Monday, February 17, 2014

President's Weekly Letter #72

I had a business acquaintance who is in excess of 80 years old and sill runs his own business.  His sharp mind and active life style really are impressive.  He told me a few years ago while he was driving down the freeway to visit a project site, that he began reminiscing.  He fondly remembered during his growing up years, his father made it a tradition to take him every Sunday down to the drug store and buy him a root beer float.  He learned to love root beer floats which to this day are his favorite beverage.  As he drove along, he began craving a root beer float and vowed to get one on the following Sunday.  Then a startling thought came to his mind, “Hey, I am old enough to buy a root beer float whenever I want one!”  He exited the freeway at the next off-ramp where A&W Root Beer was offered and enjoyed a root beer float.  Since then, he does not hesitate to indulge in a root beer float just to make up for lost time while he was living the ‘Sunday only’ tradition.

Traditions can be wonderful activities that bring good in our lives; success, fulfillment, happiness, or whatever.  But, traditions can also over time become mindless and ineffective activities.

Before I go any further, I submit the following disclosure.  Chapter 9 of PMG, How Do I Find People to Teach?, outlines the Lord’s way of finding “them that will receive you.” (DC42:8)  All finding methods discussed there are time honored and will always be required of missionaries. In Holland and Belgium the traditional fall-back method in the absence of other methods of finding people to teach outlined in Chapter 9 is going door to door, knocking and inviting people to hear our message.  The basic principle is to stay busy all day, opening your mouth and inviting everyone you can to hear your message.  The Lord will lead you to prepared people or He will lead them to you if you keep working.  You must always implement finding methods outlined in Chapter 9.

The tradition of door knocking is interesting.  During my first mission we kept trackting books where we recorded every door in each area of the city we worked.  We recorded:  rejected, not home, call back, invited in or other special notes.  We would then return to the area to knock on the doors where people were ‘call backs’ or were not previously home.  In this manner we would work our way through the city and essentially knock on and talk to people behind every door.  We also used street meetings and street contacting as a means to contact and invite people to hear our message.  We did our best to broadcast our message to as many people as possible with the idea that those who were open to listening would agree to investigate.  With only slight differences these methods are still our tradition.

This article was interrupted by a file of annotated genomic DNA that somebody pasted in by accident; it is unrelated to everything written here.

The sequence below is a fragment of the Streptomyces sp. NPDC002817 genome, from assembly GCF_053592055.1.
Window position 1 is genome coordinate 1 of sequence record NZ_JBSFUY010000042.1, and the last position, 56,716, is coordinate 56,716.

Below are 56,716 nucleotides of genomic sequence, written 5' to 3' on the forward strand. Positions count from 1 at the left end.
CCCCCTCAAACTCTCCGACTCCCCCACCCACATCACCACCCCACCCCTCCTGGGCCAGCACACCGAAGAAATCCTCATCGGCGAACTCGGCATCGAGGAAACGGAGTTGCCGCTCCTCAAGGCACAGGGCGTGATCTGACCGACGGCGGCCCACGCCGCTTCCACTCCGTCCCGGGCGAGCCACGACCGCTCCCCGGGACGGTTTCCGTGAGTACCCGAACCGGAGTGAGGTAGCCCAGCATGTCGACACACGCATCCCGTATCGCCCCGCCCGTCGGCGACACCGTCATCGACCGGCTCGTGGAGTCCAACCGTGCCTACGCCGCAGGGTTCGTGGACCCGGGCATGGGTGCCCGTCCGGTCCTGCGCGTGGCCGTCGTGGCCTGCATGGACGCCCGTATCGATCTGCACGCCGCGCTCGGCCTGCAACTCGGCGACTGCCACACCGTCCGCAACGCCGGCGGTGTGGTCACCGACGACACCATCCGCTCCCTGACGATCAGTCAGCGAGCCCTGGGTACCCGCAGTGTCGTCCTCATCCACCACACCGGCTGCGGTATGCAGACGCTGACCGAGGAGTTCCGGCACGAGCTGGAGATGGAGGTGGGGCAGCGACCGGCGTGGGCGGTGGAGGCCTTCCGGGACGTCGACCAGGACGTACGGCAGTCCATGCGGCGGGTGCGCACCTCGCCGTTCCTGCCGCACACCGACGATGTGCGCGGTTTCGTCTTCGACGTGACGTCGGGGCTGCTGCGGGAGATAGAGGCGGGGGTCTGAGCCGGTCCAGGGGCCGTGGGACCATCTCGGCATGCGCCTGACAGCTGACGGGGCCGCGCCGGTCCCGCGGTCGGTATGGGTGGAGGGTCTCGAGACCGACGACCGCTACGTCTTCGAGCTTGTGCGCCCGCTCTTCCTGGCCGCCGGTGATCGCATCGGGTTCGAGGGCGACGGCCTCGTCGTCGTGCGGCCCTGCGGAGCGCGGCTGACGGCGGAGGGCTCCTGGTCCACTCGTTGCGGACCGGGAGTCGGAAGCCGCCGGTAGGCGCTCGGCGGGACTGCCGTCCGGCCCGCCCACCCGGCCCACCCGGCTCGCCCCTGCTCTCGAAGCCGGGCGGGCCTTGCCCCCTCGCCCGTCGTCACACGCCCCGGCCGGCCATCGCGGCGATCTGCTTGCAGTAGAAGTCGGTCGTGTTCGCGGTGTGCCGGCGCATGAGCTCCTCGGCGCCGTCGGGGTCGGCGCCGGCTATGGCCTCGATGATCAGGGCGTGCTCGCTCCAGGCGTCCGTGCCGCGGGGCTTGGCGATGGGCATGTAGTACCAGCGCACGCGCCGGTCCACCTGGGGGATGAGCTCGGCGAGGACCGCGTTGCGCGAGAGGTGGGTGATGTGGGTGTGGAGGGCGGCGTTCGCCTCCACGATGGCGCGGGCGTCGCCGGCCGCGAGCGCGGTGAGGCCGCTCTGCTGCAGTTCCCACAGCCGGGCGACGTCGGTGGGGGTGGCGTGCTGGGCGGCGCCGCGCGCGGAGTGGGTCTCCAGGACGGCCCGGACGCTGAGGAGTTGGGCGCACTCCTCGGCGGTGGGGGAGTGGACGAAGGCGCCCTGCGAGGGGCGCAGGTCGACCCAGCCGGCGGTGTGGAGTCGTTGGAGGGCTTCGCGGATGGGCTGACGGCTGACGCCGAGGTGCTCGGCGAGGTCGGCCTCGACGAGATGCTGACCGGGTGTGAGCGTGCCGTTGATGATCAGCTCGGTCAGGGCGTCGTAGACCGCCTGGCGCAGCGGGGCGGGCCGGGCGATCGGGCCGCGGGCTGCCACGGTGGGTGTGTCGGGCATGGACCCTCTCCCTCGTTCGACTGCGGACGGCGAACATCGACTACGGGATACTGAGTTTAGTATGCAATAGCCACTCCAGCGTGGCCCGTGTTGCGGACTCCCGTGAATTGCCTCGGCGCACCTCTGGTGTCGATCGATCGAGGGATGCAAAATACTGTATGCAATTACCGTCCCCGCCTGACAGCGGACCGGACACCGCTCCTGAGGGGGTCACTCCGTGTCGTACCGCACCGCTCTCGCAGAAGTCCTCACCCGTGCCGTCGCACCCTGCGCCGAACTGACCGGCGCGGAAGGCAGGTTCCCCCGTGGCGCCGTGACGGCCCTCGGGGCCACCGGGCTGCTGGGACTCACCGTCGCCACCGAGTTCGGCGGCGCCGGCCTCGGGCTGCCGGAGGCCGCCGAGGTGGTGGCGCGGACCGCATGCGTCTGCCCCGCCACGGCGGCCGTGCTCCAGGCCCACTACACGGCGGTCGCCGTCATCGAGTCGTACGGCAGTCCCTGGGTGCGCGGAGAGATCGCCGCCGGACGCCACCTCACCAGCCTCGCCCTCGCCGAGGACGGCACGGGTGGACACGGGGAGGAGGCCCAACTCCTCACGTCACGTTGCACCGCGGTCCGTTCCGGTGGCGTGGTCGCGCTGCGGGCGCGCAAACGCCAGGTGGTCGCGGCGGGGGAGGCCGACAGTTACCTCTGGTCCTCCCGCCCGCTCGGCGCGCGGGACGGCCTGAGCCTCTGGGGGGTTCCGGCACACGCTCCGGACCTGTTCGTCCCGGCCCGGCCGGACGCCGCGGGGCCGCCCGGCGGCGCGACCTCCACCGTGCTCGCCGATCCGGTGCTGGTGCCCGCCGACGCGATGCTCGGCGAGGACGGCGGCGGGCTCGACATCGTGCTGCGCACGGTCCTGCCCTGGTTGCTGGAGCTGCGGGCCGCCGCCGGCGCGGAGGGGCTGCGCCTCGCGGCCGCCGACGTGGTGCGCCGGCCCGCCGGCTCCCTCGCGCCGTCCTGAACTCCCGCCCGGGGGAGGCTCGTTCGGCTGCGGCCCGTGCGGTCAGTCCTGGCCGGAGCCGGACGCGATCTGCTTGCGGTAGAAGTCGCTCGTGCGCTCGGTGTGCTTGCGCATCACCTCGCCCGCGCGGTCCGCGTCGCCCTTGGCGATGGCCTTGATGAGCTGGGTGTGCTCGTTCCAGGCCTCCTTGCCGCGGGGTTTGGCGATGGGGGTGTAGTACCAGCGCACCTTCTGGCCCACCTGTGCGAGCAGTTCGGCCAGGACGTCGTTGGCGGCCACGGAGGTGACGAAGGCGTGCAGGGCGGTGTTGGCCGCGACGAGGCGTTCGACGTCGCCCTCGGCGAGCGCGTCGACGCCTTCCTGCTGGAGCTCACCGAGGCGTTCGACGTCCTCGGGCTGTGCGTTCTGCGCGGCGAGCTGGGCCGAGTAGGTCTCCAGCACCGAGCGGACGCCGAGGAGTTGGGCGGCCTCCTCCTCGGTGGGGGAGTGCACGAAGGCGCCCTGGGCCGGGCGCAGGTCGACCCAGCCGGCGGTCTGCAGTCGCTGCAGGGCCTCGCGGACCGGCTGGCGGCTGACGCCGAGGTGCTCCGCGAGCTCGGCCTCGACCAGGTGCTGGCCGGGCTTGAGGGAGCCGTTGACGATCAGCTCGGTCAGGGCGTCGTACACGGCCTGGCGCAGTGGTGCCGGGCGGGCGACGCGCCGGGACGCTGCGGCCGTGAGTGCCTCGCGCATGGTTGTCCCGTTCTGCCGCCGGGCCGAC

Times have changed.  People here are essentially no different, but they have become so bombarded with noise broadcasted from every direction trying to persuade them to buy something or do something that door to door has become a very inefficient use of our time.  The “hit rate” or number of people interested per number of doors knocked has dropped.  Street contacting is the same.  These are finding activities with low statistical probability of meeting people willing to listen.  Most people would actually be interested if they could pull information they want from us instead of being so well practiced in deflecting broadcast information.   

We have an obligation to find ways to improve our effectiveness and in today’s world, there is a better way.  A steady diet of door knocking is not ideal.  Elder L. Tom Perry stated:

When I was a young missionary, we were able to speak with contacts on the street and knock on doors to share the gospel. The world has changed since that time. Now, many people are involved in the busyness of their lives. They hurry here and there, and they are often less willing to allow complete strangers to enter their homes, uninvited, to share a message of the restored gospel. Their main point of contact with others, even with close friends, is often via the Internet. The very nature of missionary work, therefore, must change if the Lord is to accomplish His work of gathering Israel “from the four corners of the earth” (2 Nephi 21:12). The missionaries are now authorized to use the Internet in their proselyting efforts… we invite the young and the old, the adults, the young adults, the youth, and the children everywhere to join with us in this exciting new work …in your area on your own computers and sharing [your] gospel messages online and by becoming involved in missionary work yourselves.  (L. Tom Perry, Hastening 23 Jun 2014)